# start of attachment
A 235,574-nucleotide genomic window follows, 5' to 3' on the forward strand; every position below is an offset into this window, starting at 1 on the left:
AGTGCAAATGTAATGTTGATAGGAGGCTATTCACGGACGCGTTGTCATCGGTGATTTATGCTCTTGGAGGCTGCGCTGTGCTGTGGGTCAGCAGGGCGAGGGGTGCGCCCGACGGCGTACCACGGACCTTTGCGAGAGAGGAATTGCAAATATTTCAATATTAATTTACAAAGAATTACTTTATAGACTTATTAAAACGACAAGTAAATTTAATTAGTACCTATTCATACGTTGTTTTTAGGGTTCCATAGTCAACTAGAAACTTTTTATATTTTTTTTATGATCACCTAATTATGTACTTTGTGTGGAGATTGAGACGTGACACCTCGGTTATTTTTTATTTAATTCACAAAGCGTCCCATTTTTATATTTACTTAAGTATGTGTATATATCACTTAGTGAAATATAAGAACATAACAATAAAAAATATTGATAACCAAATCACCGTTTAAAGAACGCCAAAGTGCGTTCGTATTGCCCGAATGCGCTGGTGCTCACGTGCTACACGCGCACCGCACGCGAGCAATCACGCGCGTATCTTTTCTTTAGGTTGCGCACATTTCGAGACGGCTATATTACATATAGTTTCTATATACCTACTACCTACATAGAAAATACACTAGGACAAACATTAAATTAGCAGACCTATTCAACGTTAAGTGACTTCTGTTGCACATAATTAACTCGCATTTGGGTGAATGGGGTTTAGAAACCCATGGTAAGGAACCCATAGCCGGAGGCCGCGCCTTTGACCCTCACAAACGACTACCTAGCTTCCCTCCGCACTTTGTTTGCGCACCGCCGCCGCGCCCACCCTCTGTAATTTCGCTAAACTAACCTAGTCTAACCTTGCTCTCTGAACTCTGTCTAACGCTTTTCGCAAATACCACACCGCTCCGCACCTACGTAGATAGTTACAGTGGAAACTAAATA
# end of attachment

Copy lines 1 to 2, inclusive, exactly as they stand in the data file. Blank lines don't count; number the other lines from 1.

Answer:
A 235,574-nucleotide genomic window follows, 5' to 3' on the forward strand; every position below is an offset into this window, starting at 1 on the left:
AGTGCAAATGTAATGTTGATAGGAGGCTATTCACGGACGCGTTGTCATCGGTGATTTATGCTCTTGGAGGCTGCGCTGTGCTGTGGGTCAGCAGGGCGAGGGGTGCGCCCGACGGCGTACCACGGACCTTTGCGAGAGAGGAATTGCAAATATTTCAATATTAATTTACAAAGAATTACTTTATAGACTTATTAAAACGACAAGTAAATTTAATTAGTACCTATTCATACGTTGTTTTTAGGGTTCCATAGTCAACTAGAAACTTTTTATATTTTTTTTATGATCACCTAATTATGTACTTTGTGTGGAGATTGAGACGTGACACCTCGGTTATTTTTTATTTAATTCACAAAGCGTCCCATTTTTATATTTACTTAAGTATGTGTATATATCACTTAGTGAAATATAAGAACATAACAATAAAAAATATTGATAACCAAATCACCGTTTAAAGAACGCCAAAGTGCGTTCGTATTGCCCGAATGCGCTGGTGCTCACGTGCTACACGCGCACCGCACGCGAGCAATCACGCGCGTATCTTTTCTTTAGGTTGCGCACATTTCGAGACGGCTATATTACATATAGTTTCTATATACCTACTACCTACATAGAAAATACACTAGGACAAACATTAAATTAGCAGACCTATTCAACGTTAAGTGACTTCTGTTGCACATAATTAACTCGCATTTGGGTGAATGGGGTTTAGAAACCCATGGTAAGGAACCCATAGCCGGAGGCCGCGCCTTTGACCCTCACAAACGACTACCTAGCTTCCCTCCGCACTTTGTTTGCGCACCGCCGCCGCGCCCACCCTCTGTAATTTCGCTAAACTAACCTAGTCTAACCTTGCTCTCTGAACTCTGTCTAACGCTTTTCGCAAATACCACACCGCTCCGCACCTACGTAGATAGTTACAGTGGAAACTAAATA